Patoka Sportsman 12-25 & 12-26-21
For the first time since 2006, Indiana DNR Division of Fish & Wildlife (DFW) has increased fees for hunting, fishing, and trapping licenses. Commercial license fees also increase, some for the first time since the 1980s.
The increases will be applied to personal licenses starting with the 2022-2023 license year (April 1, 2022 – March 31, 2023) that will go on sale in January. The fee increase does not affect licenses for the remainder of the 2021-2022 license year (April 1, 2021 – March 31, 2022), even if those licenses are purchased after Jan. 1.
The new fees allow DFW to maintain core programs including habitat restoration, maintenance of public lands, scientific research and education, and expansion of other services to manage Indiana’s fish and wildlife for everyone to enjoy. Funds will also go to the DNR Division of Law Enforcement to ensure it is equipped to provide public safety and enforce the laws governing natural resources. The new license prices were determined by comparing license fees among other Midwestern states and balancing the rising costs of resource management. More information on these changes, including a full list of the new fees, can be found here: dnr.IN.gov/fish-and-wildlife/licenses-and-permits/fee-changes
With the inevitable upcoming drop in temperatures across the state, Indiana Conservation Officers advise Hoosiers and visitors of the potential hazards of being on frozen lakes, ponds, rivers, and streams.
It’s also important to keep a watchful eye for other people who may venture out on neighborhood retention ponds, lakes and other waterways and find themselves in trouble.
Every winter, thousands of Hoosiers safely enjoy fishing, skating, hiking, or just sliding around on frozen ponds and lakes. And every year, people drown after falling through ice. Don’t let this happen to you or yours.
Similar to driving differently on snowy versus clear roads, being able to safely have fun on ice may require adjusting from what you have done in the past. When thinking about getting on the ice, put safety first. Believe it is thin ice unless proven otherwise.
Here are a few tips to remember when considering standing on or walking on a frozen body of water:
- No ice is safe ice.
- Test the thickness of the ice with an ice auger. At least 4 inches of ice is recommended for ice fishing; 5 inches is recommended for snowmobiling.
- If you don’t know the thickness of the ice, don‘t go on it.
- Wear a life jacket or flotation coat.
- Carry ice hooks and rope gear.
- Before going on the ice, leave a note of your whereabouts with a friend or family member.
- Don’t test the thickness of the ice while alone.
Wearing a life jacket is especially important when on ice. If you fall through, a life jacket will keep your head above the water until help arrives.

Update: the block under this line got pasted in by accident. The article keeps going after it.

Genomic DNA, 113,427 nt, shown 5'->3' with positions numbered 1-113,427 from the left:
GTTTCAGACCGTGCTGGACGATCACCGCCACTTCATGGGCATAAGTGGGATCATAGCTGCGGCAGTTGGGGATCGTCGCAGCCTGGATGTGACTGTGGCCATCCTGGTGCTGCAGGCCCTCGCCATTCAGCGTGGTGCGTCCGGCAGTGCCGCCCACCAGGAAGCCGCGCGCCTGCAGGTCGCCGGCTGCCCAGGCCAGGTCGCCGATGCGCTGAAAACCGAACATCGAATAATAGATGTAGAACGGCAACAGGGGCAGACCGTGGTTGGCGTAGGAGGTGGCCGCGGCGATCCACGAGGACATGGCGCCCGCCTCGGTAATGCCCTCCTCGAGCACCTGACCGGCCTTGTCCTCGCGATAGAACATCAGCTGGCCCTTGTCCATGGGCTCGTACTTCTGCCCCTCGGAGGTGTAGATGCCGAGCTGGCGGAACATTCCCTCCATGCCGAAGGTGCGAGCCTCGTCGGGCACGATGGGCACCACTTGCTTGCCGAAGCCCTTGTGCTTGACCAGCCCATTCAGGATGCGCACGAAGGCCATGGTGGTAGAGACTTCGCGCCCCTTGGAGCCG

Remember that a new coating of snow, while perhaps beautiful, can make for treacherous ice conditions. Snow can serve as insulation, causing water to freeze at a slower rate. When snow and rain freeze into ice, it is not as strong as solid, clear ice.
Another potentially dangerous situation is when you see a pet or other animal in distress on the ice. If that happens, do not go after it. Instead, contact local emergency response personnel, who are equipped to make a rescue.
A few more tips:
- Some bodies of water can appear to be frozen solid but have thin ice in several potentially unexpected areas.
- Flowing water, such as rivers and streams, should be avoided when covered by a layer of ice.
- Similarly, water that is surrounded by sand may freeze with inconsistencies in the thickness of the ice.
- Underground springs, wind, waterfowl, and other animals can also keep areas of ice thin.
Enjoy the winter weather but make safety a priority.
Landowners interested in developing wildlife habitat can take advantage of winter conditions to improve their property’s resources. For those who started preparing sites for seed-to-soil contact in fall, our biologists recommend waiting until a thin layer of snow is on the ground before starting winter seeding. The snow will make it easy to see where seeds have already been spread, reducing waste. Now is also a great time to gather limbs and other downed material to create brush piles, which make great shelters for different wildlife species, including rabbits.
If you want to create or improve habitat on your property next year, get in contact with your district wildlife biologist with your goals and ideas to start planning. Learn about our wildlife habitat landowner assistance programs online.
Patoka Valley Ducks Unlimited will be having a Gun Bingo Night on January 26 at the Jasper Moose Lodge. You’re invited to come out and play bingo for a chance to win guns. There will be 10 games for 10 prizes, most of which are firearms. Food and drink will be available for purchase. Doors open at 5:30. Bingo starts at 6:30. Bingo card prices are one bingo card per game for 10 games, $10. 3 bingo cards per game for 10 games for $100. 9 bingo cards per game for 10 games is $200. Please contact Steve Kluesner at 812-630-9781 with any questions.
While some wild animals are hunkering down with the cold weather, others like coyotes are becoming more active. Seeing coyotes is normal even in urban/suburban areas and no cause for alarm; young coyotes are leaving their family groups to find territories of their own and breeding season begins in January. Bare vegetation makes them easier to spot during winter. Coyotes' thick winter coats also make them appear larger than they are. Find tips for preventing problems with coyotes on our website: http://wildlife.IN.gov/wild.../living-with-wildlife/coyotes/.